songwriting, I wanted to get involved in the music scene and start
performing,” he says. In 2002, he returned to Chapel Hill, graduated,
and moved to New York City, where he toiled at Urban Outfitters by day and performed at open mics around Manhattan’s East Village at night. To gain access to a piano to practice, James would sneak into hotel ballrooms around the city. “I’d dress to look like a guest at the Plaza Hotel, so I could walk in there unnoticed,” he says.

In 2003, James’ manager was able to get a demo James had made to Carly Simon at her home on Martha’s Vineyard “just to see what would happen,” James says with a laugh. Two weeks later, he received a call from the legendary singer/songwriter, who told him that she couldn’t get enough of his voice and had begun singing his songs around the house. “It was surreal,” James recalls. “She was so complimentary, not only of my voice, but of the songs. She told me I needed to keep writing.” Simon asked James to come to Martha’s Vineyard, where the two recorded a version of her Oscar-winning song “Let the River Run,” for the 2003 Nobel Peace Prize ceremony.

Encouraged by his new mentor, James continued to write and perform and eventually caught the attention of Capitol Records, which signed him to a recording contract in 2005. However, when the infrastructure at the label imploded, James became a free agent. Seeing a golden opportunity, he took the money from his termination agreement with Capitol and recorded As Oceans Rise on his dime and his own terms, enlisting producer Mikal Blue before James even knew how, or if, the album would be released.

Blue, who would go on to score a platinum record with Colbie Caillat,
helped James capture the intimacy of his live performance. “I said to
Mikal, ’I’ve done a lot of shows over the last few years and I want to
give the audience as real and genuine a performance as possible when it comes to the vocals and piano playing.’ And what I like most about Mikal is that he really listens to the artist and tries to figure out how to give them what they want.”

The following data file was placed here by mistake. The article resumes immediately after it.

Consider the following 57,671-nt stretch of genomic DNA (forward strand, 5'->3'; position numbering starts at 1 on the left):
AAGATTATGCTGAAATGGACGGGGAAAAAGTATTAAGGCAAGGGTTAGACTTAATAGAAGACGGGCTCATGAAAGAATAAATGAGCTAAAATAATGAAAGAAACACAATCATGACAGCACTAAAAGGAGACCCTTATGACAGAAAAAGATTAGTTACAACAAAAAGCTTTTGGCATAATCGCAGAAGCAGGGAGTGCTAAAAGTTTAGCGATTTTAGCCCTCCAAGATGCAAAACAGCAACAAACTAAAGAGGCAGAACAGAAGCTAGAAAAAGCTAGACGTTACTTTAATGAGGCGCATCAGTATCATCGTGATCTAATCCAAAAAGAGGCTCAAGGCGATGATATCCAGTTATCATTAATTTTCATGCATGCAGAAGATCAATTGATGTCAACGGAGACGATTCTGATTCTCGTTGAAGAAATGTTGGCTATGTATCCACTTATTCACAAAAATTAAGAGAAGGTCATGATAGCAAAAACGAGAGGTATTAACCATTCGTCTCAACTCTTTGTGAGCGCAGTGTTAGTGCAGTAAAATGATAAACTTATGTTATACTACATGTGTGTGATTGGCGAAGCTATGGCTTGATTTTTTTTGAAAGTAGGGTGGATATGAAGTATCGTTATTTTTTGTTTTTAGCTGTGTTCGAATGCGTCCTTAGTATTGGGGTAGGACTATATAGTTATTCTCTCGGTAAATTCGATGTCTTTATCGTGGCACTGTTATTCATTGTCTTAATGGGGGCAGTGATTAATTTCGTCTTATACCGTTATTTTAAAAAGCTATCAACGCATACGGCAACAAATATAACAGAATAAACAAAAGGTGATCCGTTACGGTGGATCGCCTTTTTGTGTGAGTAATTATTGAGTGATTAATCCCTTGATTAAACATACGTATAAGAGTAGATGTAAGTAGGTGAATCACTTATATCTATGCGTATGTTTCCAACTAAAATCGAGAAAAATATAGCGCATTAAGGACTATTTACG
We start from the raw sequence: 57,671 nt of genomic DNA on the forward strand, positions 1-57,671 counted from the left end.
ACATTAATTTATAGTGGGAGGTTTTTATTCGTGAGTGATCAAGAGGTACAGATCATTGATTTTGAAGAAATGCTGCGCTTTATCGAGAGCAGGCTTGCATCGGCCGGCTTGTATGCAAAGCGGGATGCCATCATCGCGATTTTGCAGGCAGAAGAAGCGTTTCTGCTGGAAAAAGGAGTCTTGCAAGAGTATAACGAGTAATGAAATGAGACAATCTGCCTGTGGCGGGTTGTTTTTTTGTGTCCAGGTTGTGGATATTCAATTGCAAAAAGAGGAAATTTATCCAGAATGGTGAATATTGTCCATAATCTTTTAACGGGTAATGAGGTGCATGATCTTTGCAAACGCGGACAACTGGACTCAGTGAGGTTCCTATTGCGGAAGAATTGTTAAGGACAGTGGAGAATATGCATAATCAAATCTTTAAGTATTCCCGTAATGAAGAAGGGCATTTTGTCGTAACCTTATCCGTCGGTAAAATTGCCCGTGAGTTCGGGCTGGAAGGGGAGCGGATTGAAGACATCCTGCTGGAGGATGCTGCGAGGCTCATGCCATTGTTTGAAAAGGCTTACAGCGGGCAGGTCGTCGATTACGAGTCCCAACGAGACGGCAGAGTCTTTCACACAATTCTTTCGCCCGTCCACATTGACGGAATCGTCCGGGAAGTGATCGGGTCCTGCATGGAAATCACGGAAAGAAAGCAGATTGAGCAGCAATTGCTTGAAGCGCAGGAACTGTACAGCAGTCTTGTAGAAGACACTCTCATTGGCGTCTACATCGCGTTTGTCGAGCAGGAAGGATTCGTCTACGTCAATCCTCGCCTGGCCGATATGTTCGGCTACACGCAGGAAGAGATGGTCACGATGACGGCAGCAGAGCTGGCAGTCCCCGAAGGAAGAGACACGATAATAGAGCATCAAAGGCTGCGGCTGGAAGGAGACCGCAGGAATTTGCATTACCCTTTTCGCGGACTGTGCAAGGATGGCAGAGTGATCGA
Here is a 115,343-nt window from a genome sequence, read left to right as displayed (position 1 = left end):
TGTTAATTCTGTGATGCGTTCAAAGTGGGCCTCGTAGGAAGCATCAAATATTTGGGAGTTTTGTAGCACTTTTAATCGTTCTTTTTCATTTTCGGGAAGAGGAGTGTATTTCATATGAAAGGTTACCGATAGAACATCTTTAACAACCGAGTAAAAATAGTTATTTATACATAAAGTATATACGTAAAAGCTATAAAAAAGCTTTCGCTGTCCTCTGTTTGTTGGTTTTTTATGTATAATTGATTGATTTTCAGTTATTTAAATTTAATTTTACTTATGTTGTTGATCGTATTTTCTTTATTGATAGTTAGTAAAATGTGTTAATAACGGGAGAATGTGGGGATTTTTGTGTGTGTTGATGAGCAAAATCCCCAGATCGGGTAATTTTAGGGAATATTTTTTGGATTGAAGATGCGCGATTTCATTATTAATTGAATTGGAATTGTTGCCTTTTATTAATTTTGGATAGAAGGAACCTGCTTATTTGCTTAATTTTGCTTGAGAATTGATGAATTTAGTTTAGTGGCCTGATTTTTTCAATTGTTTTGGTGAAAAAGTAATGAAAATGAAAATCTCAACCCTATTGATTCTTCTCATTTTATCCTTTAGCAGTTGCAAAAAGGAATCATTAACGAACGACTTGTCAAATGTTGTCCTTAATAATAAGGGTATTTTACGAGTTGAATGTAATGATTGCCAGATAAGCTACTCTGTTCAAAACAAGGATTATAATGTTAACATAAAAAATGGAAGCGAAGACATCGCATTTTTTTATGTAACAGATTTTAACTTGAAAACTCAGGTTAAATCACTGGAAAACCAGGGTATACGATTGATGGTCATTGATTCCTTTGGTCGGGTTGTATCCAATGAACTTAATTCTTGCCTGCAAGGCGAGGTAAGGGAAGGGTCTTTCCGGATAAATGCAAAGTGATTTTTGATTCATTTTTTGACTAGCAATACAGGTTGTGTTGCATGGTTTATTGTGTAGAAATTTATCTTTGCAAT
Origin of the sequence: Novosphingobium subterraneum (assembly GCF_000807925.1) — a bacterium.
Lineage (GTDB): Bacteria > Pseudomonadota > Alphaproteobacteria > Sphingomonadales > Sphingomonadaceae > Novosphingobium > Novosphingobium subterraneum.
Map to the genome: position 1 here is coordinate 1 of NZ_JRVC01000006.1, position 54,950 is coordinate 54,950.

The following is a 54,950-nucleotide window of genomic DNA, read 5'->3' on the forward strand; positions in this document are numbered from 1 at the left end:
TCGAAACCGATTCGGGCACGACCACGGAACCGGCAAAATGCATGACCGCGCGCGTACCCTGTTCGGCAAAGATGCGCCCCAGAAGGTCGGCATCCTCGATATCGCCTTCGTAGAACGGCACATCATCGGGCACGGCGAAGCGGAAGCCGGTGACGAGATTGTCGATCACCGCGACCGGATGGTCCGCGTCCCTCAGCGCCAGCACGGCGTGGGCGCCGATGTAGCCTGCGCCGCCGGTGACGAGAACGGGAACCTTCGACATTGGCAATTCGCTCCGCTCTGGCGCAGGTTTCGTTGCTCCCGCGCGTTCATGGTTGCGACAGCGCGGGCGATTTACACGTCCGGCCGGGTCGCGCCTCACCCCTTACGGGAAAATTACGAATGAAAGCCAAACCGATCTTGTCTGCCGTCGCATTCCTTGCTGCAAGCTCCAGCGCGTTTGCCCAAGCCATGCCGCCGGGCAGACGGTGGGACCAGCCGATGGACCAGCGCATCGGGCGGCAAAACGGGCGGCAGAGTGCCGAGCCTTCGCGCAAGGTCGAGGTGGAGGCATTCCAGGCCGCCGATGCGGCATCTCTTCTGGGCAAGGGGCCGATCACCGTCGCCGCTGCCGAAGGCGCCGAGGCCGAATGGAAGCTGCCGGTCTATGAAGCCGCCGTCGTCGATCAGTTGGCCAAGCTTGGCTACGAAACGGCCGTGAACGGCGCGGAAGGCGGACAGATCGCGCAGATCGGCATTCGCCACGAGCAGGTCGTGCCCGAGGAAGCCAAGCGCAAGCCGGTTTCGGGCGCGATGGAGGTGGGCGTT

James finished tracking the songs on The Day Is Brave in June and
released a four-song digital EP via iTunes, entitled The Ballroom
Break-In in honor of his days sneaking into hotel ballrooms. The EP
reached 13 on iTunes’ Alternative/Pop chart and the digital retailer’s
editorial staff dubbed James a top singer/songwriter to watch in 2008.
Since then, James, who’s played with Carly Simon, Joss Stone, Corrine Bailey Rae, Robert Cray, and Keb Mo, among others, has kept busy performing in New York, Los Angeles, Chicago, and Chapel Hill as he waits for The Day Is Brave to be released by his new label Decca/ Velour Records.

“It feels great to make this record on my own terms,” James says. “These songs have been pent up in my mind for years and to get them finished and out there for people to hear is extremely exciting. I’m looking forward to playing for anyone that will listen.”

Brendan Will Be Performing at the Walnut Room On May 28th for the Homevibe 4th Anniversary Party

Brendan James – Hero’s Song

The Walnut Room is Denver’s premiere American-Pizzeria, serving up great food, affordable drinks, and today’s best live music. Be sure to visit us at both Walnut Room locations.

Walnut St.

3131 Walnut Street
Denver, Colorado 80205
(303) 295-1868 ph